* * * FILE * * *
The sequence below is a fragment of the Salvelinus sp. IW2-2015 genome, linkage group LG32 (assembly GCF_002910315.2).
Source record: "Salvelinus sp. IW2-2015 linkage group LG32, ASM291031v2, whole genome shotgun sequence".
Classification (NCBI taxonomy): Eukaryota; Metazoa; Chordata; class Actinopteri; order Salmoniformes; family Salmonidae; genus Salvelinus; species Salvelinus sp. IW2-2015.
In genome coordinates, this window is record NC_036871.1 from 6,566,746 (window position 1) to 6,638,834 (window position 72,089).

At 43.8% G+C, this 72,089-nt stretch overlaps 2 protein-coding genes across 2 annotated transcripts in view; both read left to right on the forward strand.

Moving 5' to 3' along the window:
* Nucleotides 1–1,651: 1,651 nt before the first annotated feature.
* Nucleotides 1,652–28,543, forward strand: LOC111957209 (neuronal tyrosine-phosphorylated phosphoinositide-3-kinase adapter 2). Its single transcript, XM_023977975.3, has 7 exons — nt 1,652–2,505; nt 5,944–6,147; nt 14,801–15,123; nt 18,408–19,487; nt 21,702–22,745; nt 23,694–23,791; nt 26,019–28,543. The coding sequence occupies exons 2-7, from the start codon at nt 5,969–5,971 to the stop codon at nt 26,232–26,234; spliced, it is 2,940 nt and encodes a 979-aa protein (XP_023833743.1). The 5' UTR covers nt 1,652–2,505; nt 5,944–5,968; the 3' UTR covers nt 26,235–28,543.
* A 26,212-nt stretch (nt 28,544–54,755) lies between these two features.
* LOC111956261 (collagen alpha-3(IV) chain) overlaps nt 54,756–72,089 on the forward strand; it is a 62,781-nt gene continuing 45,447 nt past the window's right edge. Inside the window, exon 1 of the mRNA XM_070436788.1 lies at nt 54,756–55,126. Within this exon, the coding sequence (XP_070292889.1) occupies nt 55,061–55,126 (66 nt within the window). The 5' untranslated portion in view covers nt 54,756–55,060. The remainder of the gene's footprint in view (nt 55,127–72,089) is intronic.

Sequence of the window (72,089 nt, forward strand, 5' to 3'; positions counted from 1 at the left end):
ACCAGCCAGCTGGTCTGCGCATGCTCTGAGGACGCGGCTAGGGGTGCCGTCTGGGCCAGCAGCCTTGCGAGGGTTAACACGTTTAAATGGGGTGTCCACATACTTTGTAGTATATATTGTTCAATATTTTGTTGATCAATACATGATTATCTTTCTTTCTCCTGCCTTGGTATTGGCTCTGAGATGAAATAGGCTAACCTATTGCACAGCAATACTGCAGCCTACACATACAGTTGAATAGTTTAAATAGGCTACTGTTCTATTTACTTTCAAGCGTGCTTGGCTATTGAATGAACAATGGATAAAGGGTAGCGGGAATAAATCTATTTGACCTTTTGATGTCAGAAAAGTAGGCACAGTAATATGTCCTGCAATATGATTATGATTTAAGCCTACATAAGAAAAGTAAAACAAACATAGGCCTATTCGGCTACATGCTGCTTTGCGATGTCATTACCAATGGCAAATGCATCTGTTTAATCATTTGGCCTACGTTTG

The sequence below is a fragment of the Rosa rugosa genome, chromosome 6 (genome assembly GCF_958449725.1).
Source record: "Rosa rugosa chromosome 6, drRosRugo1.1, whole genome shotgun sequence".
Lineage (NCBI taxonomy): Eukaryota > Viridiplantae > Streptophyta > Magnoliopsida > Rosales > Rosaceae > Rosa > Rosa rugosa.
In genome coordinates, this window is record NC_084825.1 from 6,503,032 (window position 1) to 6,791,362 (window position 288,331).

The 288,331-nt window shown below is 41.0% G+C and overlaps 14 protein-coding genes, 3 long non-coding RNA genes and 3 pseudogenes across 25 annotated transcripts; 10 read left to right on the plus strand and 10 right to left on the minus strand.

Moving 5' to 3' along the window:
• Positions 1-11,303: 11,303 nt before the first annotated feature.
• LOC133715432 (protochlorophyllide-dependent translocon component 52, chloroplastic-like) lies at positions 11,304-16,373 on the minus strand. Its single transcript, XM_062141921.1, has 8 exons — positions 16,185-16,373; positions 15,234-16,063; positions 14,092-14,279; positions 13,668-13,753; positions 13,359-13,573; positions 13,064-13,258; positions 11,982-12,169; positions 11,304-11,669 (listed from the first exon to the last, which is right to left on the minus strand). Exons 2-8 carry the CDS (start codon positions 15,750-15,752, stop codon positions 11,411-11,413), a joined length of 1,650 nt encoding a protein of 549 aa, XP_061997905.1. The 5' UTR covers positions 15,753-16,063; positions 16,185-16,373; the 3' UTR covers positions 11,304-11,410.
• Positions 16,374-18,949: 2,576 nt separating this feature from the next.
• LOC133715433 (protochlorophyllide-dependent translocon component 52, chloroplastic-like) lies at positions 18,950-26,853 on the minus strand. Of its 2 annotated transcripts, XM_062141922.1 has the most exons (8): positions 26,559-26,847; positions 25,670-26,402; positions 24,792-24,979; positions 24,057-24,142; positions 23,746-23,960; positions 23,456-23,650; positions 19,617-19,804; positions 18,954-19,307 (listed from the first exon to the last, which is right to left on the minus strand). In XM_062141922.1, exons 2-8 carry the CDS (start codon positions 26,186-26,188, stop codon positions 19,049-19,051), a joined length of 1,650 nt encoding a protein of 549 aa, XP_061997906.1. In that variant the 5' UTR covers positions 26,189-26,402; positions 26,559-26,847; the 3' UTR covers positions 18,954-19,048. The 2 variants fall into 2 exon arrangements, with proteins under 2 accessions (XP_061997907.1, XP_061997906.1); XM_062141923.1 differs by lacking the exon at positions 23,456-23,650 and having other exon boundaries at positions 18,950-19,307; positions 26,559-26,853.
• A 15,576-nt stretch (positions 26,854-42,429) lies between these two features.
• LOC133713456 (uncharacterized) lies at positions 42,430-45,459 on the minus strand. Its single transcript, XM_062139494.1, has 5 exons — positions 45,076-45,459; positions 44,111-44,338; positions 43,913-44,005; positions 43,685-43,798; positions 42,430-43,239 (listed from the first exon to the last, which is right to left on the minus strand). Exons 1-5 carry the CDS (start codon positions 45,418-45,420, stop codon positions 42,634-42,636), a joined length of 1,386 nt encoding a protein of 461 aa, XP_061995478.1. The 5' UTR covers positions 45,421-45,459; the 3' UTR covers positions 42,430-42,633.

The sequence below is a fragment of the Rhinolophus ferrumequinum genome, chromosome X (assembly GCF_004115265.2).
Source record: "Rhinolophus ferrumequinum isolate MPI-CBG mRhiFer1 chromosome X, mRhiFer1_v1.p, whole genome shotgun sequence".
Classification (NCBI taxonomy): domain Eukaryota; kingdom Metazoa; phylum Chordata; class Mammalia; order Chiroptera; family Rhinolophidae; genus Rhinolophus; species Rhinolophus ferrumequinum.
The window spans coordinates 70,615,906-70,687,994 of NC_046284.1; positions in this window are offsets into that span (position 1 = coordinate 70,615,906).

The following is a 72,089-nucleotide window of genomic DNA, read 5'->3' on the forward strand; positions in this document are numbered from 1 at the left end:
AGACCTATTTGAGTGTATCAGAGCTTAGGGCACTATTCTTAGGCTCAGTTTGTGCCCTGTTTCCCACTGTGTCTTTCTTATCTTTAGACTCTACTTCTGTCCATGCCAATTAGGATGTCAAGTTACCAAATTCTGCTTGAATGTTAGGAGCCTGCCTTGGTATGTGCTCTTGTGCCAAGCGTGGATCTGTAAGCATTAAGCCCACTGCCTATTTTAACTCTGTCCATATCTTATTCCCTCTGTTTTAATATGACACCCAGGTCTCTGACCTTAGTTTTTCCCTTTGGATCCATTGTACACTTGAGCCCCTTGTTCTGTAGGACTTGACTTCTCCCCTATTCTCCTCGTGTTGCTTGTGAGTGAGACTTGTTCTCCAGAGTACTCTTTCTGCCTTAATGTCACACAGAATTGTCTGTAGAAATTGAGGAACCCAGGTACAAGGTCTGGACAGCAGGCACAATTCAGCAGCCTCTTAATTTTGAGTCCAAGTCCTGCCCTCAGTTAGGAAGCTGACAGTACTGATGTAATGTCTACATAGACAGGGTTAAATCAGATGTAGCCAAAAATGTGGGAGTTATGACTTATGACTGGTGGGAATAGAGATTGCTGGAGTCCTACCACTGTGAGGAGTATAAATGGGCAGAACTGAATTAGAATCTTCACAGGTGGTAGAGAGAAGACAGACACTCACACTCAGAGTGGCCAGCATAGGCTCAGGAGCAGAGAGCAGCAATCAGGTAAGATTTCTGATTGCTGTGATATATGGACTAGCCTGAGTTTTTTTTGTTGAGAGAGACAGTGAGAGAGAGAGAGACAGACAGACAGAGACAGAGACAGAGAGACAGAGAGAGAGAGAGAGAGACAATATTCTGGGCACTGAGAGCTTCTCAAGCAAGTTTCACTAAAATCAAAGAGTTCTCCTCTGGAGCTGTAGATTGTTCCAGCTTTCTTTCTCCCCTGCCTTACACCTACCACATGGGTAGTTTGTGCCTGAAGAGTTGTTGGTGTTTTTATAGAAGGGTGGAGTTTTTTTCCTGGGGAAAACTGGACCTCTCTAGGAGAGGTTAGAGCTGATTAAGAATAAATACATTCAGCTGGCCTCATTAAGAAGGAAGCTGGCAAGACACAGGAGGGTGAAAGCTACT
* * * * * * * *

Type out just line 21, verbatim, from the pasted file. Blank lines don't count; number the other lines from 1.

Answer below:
• Positions 16,374-18,949: 2,576 nt separating this feature from the next.